DR Assets (Interest free Bond purchased by RBA) $5.25 billion

CR Government deposit account at the RBA $5.25 billion

The government would send JobKeeper cheques / electronic transfers to the recipients who would then deposit them in their bank accounts. This would result in the balance of the government deposit account falling and the Bank deposit accounts at the RBA rising.

DR Bank deposit account at RBA $5.25 billion

CR Government deposit account at the RBA $5.25 billion

After this process has been completed every fortnight for 6 months the following are the key entries in the RBA balance sheet.

Liabilities

Bank deposit accounts at RBA $63 billion

Government deposit account at RBA $0 billion

Assets

Assets (Interest free Bond purchased by RBA) $63 billion

The RBA is unable to manipulate the cash rate, by buying bonds to push down the balances of the Bank deposit accounts, because the banks have no bonds to sell. All of the JobKeeper payments made by the government were funded by selling interest free bonds directly to the RBA. No interest bearing bonds were sold to the private banks.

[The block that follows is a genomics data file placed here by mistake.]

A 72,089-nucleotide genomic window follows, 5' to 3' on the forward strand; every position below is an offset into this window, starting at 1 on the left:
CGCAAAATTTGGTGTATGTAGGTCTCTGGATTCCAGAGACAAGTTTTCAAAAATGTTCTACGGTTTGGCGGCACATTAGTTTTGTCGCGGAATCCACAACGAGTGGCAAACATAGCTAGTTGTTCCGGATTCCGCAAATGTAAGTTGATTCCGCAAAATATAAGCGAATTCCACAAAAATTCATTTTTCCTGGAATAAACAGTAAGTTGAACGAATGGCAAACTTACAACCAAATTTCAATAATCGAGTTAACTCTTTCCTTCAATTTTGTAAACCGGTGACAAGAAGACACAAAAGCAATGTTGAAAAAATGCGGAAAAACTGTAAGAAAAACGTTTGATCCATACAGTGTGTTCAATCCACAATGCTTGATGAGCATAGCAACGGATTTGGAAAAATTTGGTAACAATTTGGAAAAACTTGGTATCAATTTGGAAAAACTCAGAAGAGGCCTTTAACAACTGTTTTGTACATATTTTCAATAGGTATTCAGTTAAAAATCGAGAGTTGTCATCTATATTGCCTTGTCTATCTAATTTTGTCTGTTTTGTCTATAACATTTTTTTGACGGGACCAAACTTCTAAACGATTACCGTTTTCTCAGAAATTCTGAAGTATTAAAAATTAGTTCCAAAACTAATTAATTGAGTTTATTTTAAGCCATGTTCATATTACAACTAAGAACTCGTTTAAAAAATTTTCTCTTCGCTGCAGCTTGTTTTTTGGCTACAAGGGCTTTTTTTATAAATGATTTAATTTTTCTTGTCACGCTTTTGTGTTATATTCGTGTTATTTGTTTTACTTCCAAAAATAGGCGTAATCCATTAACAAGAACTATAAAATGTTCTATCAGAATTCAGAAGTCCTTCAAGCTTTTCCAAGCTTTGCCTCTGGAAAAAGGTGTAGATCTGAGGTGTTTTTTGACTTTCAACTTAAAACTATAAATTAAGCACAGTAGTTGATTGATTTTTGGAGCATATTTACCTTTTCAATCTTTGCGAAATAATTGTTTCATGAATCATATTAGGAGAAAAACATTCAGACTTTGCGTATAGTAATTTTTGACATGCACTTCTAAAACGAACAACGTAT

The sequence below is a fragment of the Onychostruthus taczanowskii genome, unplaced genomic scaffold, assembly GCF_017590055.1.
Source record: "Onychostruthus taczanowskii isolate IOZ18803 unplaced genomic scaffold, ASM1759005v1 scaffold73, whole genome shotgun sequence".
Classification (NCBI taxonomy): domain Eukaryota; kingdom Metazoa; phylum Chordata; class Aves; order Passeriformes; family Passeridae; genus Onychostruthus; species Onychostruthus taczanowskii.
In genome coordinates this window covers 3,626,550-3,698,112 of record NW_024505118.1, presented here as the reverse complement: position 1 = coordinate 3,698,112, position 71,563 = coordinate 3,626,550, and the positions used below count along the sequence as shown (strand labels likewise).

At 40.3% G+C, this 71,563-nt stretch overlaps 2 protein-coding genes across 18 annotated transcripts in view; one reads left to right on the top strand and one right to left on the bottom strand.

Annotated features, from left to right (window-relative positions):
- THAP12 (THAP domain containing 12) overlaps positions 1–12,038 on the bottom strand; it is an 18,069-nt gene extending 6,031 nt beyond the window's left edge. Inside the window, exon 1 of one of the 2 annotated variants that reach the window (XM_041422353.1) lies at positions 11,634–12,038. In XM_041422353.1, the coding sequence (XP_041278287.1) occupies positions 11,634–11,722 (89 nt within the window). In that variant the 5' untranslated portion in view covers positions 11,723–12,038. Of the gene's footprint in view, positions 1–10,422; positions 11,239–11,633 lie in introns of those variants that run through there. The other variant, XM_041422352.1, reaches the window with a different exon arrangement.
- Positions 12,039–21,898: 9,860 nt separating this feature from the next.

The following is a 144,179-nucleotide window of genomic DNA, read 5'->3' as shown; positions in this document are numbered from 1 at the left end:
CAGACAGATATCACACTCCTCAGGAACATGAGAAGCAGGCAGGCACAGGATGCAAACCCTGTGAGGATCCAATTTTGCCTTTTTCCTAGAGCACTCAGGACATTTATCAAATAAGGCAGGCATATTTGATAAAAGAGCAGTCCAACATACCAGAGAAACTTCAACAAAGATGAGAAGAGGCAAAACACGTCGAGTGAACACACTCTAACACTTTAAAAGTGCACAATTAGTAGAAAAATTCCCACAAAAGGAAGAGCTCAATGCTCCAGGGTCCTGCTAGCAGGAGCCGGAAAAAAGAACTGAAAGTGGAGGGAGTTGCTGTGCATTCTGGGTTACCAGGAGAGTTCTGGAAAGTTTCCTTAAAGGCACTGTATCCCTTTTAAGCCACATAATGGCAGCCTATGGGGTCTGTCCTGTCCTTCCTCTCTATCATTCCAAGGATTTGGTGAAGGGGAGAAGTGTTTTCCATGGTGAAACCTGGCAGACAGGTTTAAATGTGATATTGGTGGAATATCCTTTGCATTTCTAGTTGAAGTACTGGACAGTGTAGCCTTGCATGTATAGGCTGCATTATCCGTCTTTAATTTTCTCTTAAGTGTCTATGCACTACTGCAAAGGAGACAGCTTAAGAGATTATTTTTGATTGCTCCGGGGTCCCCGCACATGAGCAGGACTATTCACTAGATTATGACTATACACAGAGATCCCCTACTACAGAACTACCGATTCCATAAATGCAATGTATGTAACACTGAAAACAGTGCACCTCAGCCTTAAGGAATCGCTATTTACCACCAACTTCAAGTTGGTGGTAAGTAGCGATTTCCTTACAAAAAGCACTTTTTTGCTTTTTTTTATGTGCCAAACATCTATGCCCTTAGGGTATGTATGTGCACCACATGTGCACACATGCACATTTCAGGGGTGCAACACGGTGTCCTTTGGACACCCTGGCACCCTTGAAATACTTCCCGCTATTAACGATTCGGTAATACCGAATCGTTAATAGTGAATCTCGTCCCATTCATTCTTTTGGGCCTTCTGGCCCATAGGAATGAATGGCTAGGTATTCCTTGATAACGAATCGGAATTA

The growing bank deposit accounts at the RBA are an allocation of capital from the perspective of the bankers and they simply hate the idea of having capital tied up in an RBA deposit account. Especially if no interest is paid by the RBA on the balances (which is exactly what should be the case). Unbelievably the RBA is currently paying the banks interest on their 100% risk free RBA deposit account balances but such absurdities are necessary to keep the broken privatisation model from imploding.

Even worse, from the perspective of the private banks, the balance sheet of the RBA is now growing and some bright spark / troublemaker (i.e. the Glass Pyramid) might get the idea of allowing non-banks and the general public to open and operate completely risk free deposit accounts at the RBA.

The banks simply shudder at the thought of all their non bank finance sector competitors and customers having the right to open and operate a deposit account at the RBA.